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June 28, 2013

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But, you also omitted another of Nelson Mandela's firm positions. When the political repression under Ahmadinejad was on the rise, Mandela cancelled his trip to Iran to show his unhappiness.

Of course, since you are strongly pro-Ahmadinejad, to the point that you claimed you did not follow closely the recent Iranian elections (strange, is it not for someone who writes on Iran and is present in many sites as commentator!), you may have chosen to ignore this.

Mandela was simply mistaken in this regard; in no way does he support the "velayteh faghi" doctrine.

"But yesterday he said that South Africans who criticised him for it could "go jump in a pool". It was clear he felt there was room in the water for the Americans."

- "Mandela gives Clinton lesson in friendship "
http://www.independent.co.uk/news/mandela-gives-clinton-lesson-in-friendship-1152871.html

And I'm pretty sure "go jump in a pool" is the meant to be the same as "go jump in a lake" or "go play on a freeway" or "go wet your head".

Mandela was quite a bit to closer to Qaddafi, Arafat, and Castro than Khomeini. Like any other heroic individual, he was fallible and made errors of judgement. That being said, he did more good than harm. In particular, he led the way to the establishment of a democratic republic in South Africa, something that Qaddafi, Arafat, Castro, and Khomeini never even countenanced.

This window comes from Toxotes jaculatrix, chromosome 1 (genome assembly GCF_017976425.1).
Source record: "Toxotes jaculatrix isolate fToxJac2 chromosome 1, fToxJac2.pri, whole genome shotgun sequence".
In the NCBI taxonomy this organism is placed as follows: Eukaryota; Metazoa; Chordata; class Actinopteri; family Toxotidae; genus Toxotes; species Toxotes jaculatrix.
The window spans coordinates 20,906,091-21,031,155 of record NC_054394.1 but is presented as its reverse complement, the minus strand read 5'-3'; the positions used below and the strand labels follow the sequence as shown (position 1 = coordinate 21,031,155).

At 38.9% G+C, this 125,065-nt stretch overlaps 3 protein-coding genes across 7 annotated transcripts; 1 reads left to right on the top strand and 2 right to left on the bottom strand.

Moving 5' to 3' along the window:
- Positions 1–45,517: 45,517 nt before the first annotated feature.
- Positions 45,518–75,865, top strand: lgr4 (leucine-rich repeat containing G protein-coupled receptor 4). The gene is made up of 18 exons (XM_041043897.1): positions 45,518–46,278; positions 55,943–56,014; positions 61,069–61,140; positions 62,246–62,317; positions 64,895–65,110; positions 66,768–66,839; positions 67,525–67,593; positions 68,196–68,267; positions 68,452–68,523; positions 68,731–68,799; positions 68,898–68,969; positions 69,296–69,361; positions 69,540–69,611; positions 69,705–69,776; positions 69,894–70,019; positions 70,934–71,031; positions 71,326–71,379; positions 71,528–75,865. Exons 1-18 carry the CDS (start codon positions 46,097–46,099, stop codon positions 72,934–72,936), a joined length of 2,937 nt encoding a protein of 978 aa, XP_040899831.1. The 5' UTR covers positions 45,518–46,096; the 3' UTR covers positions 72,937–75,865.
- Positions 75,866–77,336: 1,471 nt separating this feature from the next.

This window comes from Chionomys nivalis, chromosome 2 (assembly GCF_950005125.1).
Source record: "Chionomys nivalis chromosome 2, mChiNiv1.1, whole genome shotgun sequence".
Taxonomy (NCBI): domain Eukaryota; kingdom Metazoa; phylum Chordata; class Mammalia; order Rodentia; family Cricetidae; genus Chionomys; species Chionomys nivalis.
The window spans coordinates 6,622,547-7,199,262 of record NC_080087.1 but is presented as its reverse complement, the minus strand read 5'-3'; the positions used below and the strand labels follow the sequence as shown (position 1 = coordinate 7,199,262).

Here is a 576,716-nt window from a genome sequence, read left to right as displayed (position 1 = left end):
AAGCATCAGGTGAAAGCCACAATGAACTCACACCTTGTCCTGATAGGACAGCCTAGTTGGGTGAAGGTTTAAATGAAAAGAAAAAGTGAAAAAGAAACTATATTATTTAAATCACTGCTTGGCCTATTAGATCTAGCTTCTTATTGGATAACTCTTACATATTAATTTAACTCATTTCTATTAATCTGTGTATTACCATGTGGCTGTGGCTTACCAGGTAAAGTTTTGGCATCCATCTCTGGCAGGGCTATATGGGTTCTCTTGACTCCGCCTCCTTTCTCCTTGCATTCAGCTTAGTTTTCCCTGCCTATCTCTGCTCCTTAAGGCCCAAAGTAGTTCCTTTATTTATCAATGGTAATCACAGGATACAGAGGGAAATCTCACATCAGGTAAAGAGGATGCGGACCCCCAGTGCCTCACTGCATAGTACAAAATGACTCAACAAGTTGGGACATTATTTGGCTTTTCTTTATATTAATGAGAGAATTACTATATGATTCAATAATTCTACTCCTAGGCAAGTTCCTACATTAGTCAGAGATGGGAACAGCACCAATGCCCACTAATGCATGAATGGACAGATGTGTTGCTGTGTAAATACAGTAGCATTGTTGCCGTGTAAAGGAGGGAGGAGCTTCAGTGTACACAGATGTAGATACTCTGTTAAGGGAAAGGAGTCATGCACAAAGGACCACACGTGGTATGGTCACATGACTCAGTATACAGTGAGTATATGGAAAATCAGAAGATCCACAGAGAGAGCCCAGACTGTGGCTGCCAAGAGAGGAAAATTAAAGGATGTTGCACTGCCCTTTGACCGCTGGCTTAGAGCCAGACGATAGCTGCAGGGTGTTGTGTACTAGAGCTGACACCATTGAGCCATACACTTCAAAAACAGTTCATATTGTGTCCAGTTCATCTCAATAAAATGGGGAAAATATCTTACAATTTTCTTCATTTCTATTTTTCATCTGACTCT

some users are wondering about the origin of the expression "go jump in a pool", in view of the fact that these users are familiar with the expression "go jump in the lake" (meaning seems to fit as explained at various internet sites, unlike "go jump in a pool"). Incidentally applying the find function did not find "pond","lake" or "jump" in the quoted AP(?) article.

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